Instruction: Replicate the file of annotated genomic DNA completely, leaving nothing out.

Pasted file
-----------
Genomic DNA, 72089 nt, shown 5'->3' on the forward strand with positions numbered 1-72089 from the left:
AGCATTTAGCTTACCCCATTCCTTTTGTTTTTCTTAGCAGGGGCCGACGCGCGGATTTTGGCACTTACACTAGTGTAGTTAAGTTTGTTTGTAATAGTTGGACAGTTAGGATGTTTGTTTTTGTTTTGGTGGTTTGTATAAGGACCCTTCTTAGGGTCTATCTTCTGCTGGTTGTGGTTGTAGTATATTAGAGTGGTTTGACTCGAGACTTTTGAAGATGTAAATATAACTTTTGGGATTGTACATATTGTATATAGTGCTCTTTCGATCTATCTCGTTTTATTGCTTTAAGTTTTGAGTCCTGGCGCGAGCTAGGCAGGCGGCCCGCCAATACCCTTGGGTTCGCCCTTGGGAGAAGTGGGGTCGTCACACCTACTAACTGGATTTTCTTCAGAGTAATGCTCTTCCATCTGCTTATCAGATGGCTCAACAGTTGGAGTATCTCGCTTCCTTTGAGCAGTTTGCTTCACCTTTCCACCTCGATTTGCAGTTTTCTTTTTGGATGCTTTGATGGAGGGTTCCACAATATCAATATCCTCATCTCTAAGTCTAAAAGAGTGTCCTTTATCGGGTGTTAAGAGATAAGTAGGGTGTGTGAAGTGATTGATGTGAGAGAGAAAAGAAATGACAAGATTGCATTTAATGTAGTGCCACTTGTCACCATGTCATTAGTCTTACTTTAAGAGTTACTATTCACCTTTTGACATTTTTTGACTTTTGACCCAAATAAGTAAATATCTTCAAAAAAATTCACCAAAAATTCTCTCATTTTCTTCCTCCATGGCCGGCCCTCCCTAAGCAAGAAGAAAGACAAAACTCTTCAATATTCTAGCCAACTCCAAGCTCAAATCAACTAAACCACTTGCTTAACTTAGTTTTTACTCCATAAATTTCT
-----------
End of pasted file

Genomic DNA, 72089 nt, shown 5'->3' on the forward strand with positions numbered 1-72089 from the left:
AGCATTTAGCTTACCCCATTCCTTTTGTTTTTCTTAGCAGGGGCCGACGCGCGGATTTTGGCACTTACACTAGTGTAGTTAAGTTTGTTTGTAATAGTTGGACAGTTAGGATGTTTGTTTTTGTTTTGGTGGTTTGTATAAGGACCCTTCTTAGGGTCTATCTTCTGCTGGTTGTGGTTGTAGTATATTAGAGTGGTTTGACTCGAGACTTTTGAAGATGTAAATATAACTTTTGGGATTGTACATATTGTATATAGTGCTCTTTCGATCTATCTCGTTTTATTGCTTTAAGTTTTGAGTCCTGGCGCGAGCTAGGCAGGCGGCCCGCCAATACCCTTGGGTTCGCCCTTGGGAGAAGTGGGGTCGTCACACCTACTAACTGGATTTTCTTCAGAGTAATGCTCTTCCATCTGCTTATCAGATGGCTCAACAGTTGGAGTATCTCGCTTCCTTTGAGCAGTTTGCTTCACCTTTCCACCTCGATTTGCAGTTTTCTTTTTGGATGCTTTGATGGAGGGTTCCACAATATCAATATCCTCATCTCTAAGTCTAAAAGAGTGTCCTTTATCGGGTGTTAAGAGATAAGTAGGGTGTGTGAAGTGATTGATGTGAGAGAGAAAAGAAATGACAAGATTGCATTTAATGTAGTGCCACTTGTCACCATGTCATTAGTCTTACTTTAAGAGTTACTATTCACCTTTTGACATTTTTTGACTTTTGACCCAAATAAGTAAATATCTTCAAAAAAATTCACCAAAAATTCTCTCATTTTCTTCCTCCATGGCCGGCCCTCCCTAAGCAAGAAGAAAGACAAAACTCTTCAATATTCTAGCCAACTCCAAGCTCAAATCAACTAAACCACTTGCTTAACTTAGTTTTTACTCCATAAATTTCT